A teenage girl grounded an Hawaiian Airlines flight for 90 minutes by accidentally sending fake crime scene photos to other passengers over AirDrop.
Flight 23 was already taxiing the runway on Friday morning when passengers started reporting their concerns to the crew. The 15-year-old distributor was trying to send photos from her high school medical-biology class to her mother.
The most popular consumer drone on the market just got a huge upgrade that gives it even more mass appeal for budding droners and video creators.
DJI unveiled its new folding drone, the Mavic Air, today. A blend of the company’s two most popular drones, the Mavic Pro and the Spark, it also packs new features you won’t find on DJI’s other drones.
The current ban on laptops and tablets in carry-on luggage from 10 different airports could be extended internationally, a new report claims.
The U.S. government has held high-level discussions with officials from the European Union, with both sides deciding “to intensify talks.” The U.S. is said to be more enthusiastic about the possible ban than their European counterparts.
The FAA has today announced that it will finally allow the use of certain electronic devices during all phases of flight — including takeoff and landing. We’ve long been able to use devices while the plane is in the air, but you’ll no longer be forced to turn them off and put them away at certain times.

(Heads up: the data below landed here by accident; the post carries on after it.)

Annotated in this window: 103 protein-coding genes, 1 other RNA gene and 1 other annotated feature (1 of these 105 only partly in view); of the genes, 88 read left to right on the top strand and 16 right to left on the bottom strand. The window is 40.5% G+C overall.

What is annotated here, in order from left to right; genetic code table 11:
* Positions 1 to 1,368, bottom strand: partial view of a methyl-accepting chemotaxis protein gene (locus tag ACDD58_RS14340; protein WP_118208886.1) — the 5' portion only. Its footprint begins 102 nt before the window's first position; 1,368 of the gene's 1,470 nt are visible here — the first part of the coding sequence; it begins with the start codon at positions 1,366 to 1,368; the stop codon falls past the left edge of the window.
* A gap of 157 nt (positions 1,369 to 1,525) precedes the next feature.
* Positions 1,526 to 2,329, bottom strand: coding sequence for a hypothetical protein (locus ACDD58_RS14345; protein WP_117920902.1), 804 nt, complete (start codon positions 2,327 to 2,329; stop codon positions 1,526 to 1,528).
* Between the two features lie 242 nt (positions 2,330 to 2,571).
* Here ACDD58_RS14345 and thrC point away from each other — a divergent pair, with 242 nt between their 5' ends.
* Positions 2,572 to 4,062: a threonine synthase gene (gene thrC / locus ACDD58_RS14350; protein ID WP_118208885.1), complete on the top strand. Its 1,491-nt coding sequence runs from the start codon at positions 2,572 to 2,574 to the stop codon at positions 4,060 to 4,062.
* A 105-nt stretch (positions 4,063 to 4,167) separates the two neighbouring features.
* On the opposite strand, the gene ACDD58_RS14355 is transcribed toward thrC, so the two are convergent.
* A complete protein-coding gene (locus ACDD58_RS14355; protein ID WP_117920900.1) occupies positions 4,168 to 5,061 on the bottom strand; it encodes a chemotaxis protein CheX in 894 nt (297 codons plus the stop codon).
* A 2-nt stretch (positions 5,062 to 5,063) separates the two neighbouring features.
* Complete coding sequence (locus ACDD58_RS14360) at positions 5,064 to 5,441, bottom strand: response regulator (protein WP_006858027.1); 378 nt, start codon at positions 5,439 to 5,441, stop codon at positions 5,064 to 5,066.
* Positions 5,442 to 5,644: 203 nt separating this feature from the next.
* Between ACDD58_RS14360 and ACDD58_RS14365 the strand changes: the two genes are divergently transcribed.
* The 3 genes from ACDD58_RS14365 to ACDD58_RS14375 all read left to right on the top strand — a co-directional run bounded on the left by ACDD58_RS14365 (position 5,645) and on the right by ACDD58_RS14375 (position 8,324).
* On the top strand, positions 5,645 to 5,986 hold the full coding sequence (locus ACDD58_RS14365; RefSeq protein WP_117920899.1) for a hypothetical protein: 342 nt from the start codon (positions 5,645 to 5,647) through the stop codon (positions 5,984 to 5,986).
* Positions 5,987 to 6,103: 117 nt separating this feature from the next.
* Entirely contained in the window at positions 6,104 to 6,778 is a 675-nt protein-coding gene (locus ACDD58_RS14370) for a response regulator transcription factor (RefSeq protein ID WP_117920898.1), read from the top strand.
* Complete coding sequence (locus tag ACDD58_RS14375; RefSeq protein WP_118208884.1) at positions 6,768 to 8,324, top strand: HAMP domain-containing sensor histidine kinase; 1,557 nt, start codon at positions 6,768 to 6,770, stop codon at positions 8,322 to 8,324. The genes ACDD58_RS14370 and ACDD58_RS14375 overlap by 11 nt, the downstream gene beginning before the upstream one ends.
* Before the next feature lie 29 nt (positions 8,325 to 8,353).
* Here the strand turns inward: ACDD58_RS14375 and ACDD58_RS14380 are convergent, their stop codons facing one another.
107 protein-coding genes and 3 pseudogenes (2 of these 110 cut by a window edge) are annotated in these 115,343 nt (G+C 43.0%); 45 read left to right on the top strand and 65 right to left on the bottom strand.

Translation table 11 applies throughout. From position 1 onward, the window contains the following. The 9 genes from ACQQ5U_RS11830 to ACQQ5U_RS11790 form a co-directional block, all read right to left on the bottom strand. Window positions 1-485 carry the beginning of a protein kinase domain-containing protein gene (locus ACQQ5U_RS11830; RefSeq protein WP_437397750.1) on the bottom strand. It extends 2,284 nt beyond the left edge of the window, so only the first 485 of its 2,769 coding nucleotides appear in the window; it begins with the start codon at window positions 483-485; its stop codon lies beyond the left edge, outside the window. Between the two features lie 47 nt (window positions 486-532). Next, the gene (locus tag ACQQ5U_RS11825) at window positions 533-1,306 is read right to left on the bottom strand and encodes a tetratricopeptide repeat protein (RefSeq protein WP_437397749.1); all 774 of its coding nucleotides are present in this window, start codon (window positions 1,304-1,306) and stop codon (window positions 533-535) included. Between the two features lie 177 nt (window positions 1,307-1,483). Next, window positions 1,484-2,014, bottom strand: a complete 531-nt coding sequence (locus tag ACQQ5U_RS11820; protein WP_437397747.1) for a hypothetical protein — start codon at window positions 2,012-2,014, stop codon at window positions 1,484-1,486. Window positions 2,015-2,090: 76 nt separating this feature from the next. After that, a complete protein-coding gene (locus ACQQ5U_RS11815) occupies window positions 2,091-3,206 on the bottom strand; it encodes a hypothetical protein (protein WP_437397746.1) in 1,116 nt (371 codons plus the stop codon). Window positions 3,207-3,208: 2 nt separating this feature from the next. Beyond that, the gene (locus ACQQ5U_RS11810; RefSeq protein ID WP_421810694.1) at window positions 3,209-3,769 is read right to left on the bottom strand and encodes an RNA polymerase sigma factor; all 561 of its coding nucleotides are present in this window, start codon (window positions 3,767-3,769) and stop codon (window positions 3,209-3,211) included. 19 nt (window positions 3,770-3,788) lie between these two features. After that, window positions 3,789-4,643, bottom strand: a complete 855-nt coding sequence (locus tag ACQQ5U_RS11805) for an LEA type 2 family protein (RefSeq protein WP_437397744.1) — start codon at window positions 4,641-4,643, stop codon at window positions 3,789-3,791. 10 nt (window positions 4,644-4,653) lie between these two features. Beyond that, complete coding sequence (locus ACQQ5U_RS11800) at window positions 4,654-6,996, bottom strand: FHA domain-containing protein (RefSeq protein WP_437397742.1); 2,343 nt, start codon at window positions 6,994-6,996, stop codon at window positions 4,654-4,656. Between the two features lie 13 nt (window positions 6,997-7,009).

Hawaiian Airlines announced that due to unexpected turbulence in the quality of inflight entertainment options, it has jettisoned its inflight movie systems in favor of the sleeker, lighter, and infinitely more fun iPad mini.
Starting September 1st, 2013, all fourteen Boeing 767-300 aircraft in the Hawaiian Airlines fleet will be equipped with iPad minis to serve up entertainment to weary passengers on their way to paradise.
American Airlines has now ditched heavy flight manuals and become the first major commercial carrier to introduce iPads to all of its cockpits in a move that is expected to save more than $1 million in fuel costs every year.
The company first began piloting (get it?) the scheme back in April, when it used Apple’s device alongside traditional paper manuals, which typically weigh around 35 pounds. Now those manuals have been phased out completely in favor of digital versions.
In-Flight Wi-Fi service, Gogo, released some numbers today on their blog, showing that Apple devices are still the most popular way passengers are accessing the internet via the service while flying above 10,000 feet.
Tablets and smartphones, according to Gogo, make up 67 percent of the devices used to connect to the Wi-Fi service on airplanes. Tablets themselves are the most popular, with 35 percent, closely followed by 33 percent of folks using laptops and 32 percent using smartphones for their mile-high internet surfing sessions.
It gets even more interesting when you break down which tablets and smartphones are being used.